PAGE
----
People growing up or living in a culture different from the one their parents lived in or from the one the majority for the surrounding people live in, have a different sense of personal and collective belonging. Consequently, their relationship with the locally accessible cultural heritage is different. How do immigrants, the local Roma population or other local national minorities relate to national monuments or memorial sites of a state or a nation? What are the various impacts of this situation on cultural artefacts, buildings, sites and landscapes, and what is the impact of this cultural heritage on the local non-native population or on the social groups otherwise not committed to this heritage? These are definitely among the most intriguing questions when efforts are being made to give a new definition to cultural heritage management.
Such a research seems more than timely in the light of the recent economic and emerging social and political crises, because the risk is increasing particularly for the today’s societies, identities, the built environment and the historical basis of the European community.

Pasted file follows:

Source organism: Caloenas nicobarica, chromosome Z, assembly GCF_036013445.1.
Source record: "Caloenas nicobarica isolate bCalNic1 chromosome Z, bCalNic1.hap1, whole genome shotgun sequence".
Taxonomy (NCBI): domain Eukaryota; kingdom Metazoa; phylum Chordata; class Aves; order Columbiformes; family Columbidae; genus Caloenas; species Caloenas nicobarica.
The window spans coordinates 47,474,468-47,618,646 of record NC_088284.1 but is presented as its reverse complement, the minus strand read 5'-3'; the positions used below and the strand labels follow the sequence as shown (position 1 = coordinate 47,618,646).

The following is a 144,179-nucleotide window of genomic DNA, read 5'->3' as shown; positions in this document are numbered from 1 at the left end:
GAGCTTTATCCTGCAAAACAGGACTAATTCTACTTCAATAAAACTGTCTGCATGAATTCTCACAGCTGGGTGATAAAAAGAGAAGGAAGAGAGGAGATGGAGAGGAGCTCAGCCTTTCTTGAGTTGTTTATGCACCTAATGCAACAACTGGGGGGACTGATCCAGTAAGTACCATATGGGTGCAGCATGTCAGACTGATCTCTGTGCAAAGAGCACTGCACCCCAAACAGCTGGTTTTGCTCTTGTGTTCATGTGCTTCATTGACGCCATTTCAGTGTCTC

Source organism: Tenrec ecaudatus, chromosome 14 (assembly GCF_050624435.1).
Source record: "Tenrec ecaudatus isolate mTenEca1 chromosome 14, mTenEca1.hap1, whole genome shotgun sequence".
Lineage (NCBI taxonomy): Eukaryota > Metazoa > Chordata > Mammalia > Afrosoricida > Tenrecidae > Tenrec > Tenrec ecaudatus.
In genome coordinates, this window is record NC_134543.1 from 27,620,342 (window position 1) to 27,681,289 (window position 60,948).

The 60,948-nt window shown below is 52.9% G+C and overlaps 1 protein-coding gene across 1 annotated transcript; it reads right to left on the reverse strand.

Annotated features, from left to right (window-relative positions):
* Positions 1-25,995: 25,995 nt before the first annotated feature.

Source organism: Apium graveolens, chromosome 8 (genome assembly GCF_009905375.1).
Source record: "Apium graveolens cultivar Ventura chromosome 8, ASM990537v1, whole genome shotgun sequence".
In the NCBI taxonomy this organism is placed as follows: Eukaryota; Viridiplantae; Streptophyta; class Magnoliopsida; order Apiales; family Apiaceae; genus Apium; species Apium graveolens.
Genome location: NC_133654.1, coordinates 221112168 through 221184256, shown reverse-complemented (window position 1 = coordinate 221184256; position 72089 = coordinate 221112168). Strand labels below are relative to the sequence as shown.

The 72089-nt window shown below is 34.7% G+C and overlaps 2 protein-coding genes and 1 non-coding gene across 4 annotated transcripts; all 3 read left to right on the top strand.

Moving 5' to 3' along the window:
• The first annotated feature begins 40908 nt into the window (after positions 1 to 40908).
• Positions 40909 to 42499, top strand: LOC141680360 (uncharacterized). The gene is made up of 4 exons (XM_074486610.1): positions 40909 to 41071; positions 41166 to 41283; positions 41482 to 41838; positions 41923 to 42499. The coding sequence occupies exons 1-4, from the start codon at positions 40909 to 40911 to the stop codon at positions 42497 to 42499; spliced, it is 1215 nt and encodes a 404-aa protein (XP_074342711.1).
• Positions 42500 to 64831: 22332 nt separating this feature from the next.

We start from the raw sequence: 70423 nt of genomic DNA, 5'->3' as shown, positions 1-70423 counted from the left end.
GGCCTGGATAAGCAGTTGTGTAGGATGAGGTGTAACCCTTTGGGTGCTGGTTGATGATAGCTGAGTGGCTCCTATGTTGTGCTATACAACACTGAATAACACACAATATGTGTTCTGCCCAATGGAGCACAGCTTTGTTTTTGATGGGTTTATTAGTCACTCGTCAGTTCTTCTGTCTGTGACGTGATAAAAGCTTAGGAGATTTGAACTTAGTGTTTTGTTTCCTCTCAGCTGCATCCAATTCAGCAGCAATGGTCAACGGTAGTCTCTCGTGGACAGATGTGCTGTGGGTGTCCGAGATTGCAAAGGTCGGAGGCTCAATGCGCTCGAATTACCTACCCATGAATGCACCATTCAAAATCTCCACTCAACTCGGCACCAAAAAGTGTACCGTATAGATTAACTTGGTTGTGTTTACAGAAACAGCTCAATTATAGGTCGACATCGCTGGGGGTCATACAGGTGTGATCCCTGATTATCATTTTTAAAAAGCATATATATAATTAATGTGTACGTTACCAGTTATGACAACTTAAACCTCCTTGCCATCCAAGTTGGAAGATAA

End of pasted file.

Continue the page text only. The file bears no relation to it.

Marianne Pollak
Archaeological Heritage Value in Space and Time

Archaeology and monument conservation as products of 19th-century nationalism, when seen overall from a cultural historical point of view, developed time-bound heritage values into specific narratives that were reinforced by religion and ideology and used by the elites for the own specific purposes or – as in the Habsburg Empire – ignored, or whose significance was only recognised much too late. The history of research demonstrates the dependence of classical studies and monument conservation on policy prescriptions and social significance. While it was the national heritage values that were emphasised up to the collapse of the Third Reich, in the following decades preference was given to strictly positivistic interpretations.
The allocation of research funds for projects that prove the existence of large historical entities serves not only the archaeological investigation of the past but also the creation of a future European identity.
What constitutes a threat is the subordination of politics to the principles of the economy. The question of the economic value of heritage leads one to fear the worst for the unprepossessing, mostly invisible and in many cases altogether unknown archaeological monuments.

Bojan Djuric
Protecting and/or Managing Archaeological Remains, Heritage and Monuments